In reading the interview and a speech Fr. Zabelka from 1985, I found a man of contradictions. But he got one thing right; the following quote from the interview sums things up: I walked through the ruins of Nagasaki right after the war and visited the place where once stood the Urakami Cathedral. I picked up a piece of a censer from the rubble. When I look at it today I pray God forgives us for how we have distorted Christ's teaching and destroyed His world by the distortion of that teaching. I was the Catholic chaplain who was there when this grotesque process begun with Constantine reached its lowest point-so far.

I call on Christians in every church in every city on Earth this coming Sunday to light candles for all the victims of Hiroshima and Nagasaki (including those who suffer today), and pray for forgiveness for distorting the teachings of the very one to whom they lay claim, who taught us to love our enemies. May we pray and work to become the people we claim to be.

Peace,

Leonard

Read Fr. George Zabelka: A Military Chaplain Repents, an interview by (Rev.) Emmanuel Charles McCarthy. Read Fr. Zabelka's 1985 speech.

Monday, August 3, 2009

Deterrence ?????????

Friends,

First, a definition (or two) is in order. The American Heritage Dictionary defines deterrence as, "measures taken by a state or an alliance of states to prevent hostile action by another state." The Random House Dictionary, in sync with the nuclear age, defines it as "the act of deterring, esp. deterring a nuclear attack by the capacity or threat of retaliating." Finally, the American Heritage Dictionary of Cultural Literacy calls deterrence, "a military capability sufficiently strong to discourage any would-be aggressor from starting a war because of the fear of retaliation. (See balance of terror.)" Phew!!!

We are definitely NOT in Kansas anymore Toto! As I contemplate the evolution of deterrence during the Cold War with the United States and Soviet Union aiming tens of thousands of nuclear weapons at each other, I understand the balance of terror that existed. The Cold War ended, and with it went any reason for deterrence. The threat of the Communists taking over the world (the dominant paradigm in which those of us growing up in those days were indoctrinated) was done, finished, kapput! Of course, the U.S. and Russia still maintain the vestiges of deterrence with huge nuclear arsenals that are ready to launch on warning, along with their "first strike" submarine fleets (TRIDENT in the U.S.) hiding beneath the deep blue seas. Yes, we could launch them if we think someone has launched missiles towards us, or we could launch in a pre-emptive strike to destroy a nation's nuclear weapons infrastructure. Either way, it's not a pretty picture.

It is ever so hard to give up that which we have held on to so strongly for so long, a concept on which politicians and military planners have staked their careers (and our lives) for over six decades. And so, deterrence lives on and is given new meaning in an increasingly meaningless context. David Ochmanek, the U.S. deputy assistant defense secretary for forces transformation and resources, recently said that "the nation should continue to view nuclear deterrence as broadly capable of preventing both conventional and unconventional conflict." In response to reporters' questions at a session with the Defense Writers Group, he said that, "It's probably unwise to draw artificial distinctions between what nuclear weapons deter and don't deter... I think it's better to think about the deterrent qualities of our force in a more holistic way."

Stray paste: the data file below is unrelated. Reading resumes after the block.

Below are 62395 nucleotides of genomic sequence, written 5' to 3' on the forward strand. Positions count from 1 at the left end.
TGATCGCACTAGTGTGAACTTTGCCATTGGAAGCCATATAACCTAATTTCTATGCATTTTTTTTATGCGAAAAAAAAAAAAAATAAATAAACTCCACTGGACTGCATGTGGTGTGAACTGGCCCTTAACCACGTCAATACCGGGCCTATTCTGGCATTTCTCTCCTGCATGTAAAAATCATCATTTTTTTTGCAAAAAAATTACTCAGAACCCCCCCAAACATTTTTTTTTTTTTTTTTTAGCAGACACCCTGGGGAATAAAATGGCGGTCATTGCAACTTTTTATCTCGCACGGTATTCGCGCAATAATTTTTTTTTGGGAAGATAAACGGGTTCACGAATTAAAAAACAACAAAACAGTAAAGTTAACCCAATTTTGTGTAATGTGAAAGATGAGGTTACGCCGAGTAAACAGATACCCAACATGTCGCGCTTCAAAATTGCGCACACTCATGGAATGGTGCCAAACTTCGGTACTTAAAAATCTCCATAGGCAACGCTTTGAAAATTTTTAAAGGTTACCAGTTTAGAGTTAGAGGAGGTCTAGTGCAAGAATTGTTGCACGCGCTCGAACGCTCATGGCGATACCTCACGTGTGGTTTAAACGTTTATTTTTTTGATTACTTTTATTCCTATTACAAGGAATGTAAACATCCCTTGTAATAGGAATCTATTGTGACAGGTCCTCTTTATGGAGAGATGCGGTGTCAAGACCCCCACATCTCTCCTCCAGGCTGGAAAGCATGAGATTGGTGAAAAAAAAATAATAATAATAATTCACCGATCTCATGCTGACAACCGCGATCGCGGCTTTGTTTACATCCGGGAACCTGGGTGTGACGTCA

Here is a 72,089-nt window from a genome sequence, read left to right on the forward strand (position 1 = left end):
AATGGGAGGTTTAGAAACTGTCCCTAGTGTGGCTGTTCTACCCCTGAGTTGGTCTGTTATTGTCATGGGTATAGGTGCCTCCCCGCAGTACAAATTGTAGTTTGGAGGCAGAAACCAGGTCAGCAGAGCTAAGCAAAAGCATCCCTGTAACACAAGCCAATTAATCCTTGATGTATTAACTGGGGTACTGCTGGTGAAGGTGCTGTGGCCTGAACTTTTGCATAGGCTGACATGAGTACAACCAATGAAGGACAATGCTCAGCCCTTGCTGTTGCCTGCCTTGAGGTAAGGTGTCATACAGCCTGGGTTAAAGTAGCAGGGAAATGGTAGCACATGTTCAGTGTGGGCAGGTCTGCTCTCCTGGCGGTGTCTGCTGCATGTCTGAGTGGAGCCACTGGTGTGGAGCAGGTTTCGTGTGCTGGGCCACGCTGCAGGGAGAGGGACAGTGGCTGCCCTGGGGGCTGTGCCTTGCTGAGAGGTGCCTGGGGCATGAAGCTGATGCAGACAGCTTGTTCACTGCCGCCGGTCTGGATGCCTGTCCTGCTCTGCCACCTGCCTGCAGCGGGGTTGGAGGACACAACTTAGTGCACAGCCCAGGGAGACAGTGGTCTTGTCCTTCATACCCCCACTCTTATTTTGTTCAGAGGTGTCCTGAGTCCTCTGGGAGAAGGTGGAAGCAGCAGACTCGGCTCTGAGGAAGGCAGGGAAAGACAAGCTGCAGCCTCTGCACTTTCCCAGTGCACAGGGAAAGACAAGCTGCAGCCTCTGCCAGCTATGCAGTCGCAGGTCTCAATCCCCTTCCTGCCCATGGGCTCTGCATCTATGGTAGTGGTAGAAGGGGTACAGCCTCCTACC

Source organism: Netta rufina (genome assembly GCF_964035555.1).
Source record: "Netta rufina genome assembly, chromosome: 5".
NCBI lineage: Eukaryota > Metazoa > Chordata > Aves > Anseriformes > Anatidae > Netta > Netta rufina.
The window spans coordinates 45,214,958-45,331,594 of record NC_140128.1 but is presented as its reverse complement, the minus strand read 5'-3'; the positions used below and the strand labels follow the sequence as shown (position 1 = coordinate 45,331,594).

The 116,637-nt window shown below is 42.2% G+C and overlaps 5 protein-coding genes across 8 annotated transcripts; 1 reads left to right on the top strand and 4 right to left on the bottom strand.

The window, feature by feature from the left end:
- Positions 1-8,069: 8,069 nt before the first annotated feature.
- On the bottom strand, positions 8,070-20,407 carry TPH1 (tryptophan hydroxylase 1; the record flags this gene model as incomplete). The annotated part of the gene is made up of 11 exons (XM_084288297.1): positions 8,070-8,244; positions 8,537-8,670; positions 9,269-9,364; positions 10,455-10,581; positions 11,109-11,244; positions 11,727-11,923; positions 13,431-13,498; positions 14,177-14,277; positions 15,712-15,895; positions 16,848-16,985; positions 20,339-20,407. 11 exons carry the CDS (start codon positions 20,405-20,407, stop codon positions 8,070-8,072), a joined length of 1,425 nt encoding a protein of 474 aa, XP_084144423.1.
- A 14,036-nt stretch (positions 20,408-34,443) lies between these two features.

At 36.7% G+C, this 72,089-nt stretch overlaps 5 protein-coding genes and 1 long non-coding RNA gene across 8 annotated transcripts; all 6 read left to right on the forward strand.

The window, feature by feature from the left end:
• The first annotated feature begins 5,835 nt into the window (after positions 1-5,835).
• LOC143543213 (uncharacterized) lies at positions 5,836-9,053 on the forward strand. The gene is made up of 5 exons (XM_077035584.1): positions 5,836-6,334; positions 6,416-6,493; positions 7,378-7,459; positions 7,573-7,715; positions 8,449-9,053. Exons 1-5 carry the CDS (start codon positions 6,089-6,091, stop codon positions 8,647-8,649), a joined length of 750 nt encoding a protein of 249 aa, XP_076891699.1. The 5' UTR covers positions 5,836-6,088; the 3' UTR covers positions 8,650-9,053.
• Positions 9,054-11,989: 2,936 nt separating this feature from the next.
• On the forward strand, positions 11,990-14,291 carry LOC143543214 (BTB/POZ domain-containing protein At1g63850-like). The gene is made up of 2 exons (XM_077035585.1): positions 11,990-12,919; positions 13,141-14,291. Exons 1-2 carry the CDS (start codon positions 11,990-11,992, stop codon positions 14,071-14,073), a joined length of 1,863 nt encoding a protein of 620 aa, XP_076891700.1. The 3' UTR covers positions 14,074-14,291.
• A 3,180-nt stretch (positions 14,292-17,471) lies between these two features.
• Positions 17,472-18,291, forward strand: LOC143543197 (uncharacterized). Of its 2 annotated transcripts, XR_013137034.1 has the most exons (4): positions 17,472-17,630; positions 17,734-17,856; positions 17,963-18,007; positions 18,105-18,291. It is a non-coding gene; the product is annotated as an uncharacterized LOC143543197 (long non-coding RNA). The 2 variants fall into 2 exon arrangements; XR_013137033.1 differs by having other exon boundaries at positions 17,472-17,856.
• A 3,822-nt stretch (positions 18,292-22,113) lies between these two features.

Hmmm... It's odd seeing the concept of holism used in the context of omnicidal weapons when its accepted usage is in the area of living organisms and medicine, but I digress. Whatever people's perception of deterrence might have been previously, we live in a different world, a world in which any number of nuclear weapons mean nothing to some, and may or may not present a deterrent in many circumstances among nations. Might it be time to commit the concept of deterrence to the historical trash bin and pursue a different path - in which we develop relationships that involve more than ensuring our access to resources - in dealing with other nations. As for terrorists, the way to prevent a nuclear disaster is to ensure that nuclear materials don't get into their hands.

The anniversaries of the bombings of Hiroshima and Nagasaki present us with many opportunities to reflect on the opportunities and challenges we face in the struggle to abolish nuclear weapons. Albert Einstein once said that "no problem can be solved from the same level of consciousness that created it." And THAT will be one of our greatest challenges - to create a new level of consciousness that will allow people to see nuclear abolition as an opportunity and not a liability.

Peace,

Leonard

Read the entire article U.S. Defense Official Skeptical of Revising Nuclear Deterrence Strategy at Global Security Newswire.

Cartoon Credit: http://www.tridentploughshares.org/article1079

Sunday, August 2, 2009

Nuclear Abolition: Yes We Can!

Friends,

"Si, Se Puede!" This famous phrase, originated by United Farm Workers (UFW) co-founders Dolores Huerta and Cesar Chavez in 1972 during Cesar's 24-day Fast for Justice, has been a rallying cry for many other labor unions and civil rights organizations over the years. It has also been co-opted on occasion, most recently by President Obama when he used one of the phrase's translations, "Yes, we can", in his presidential campaign.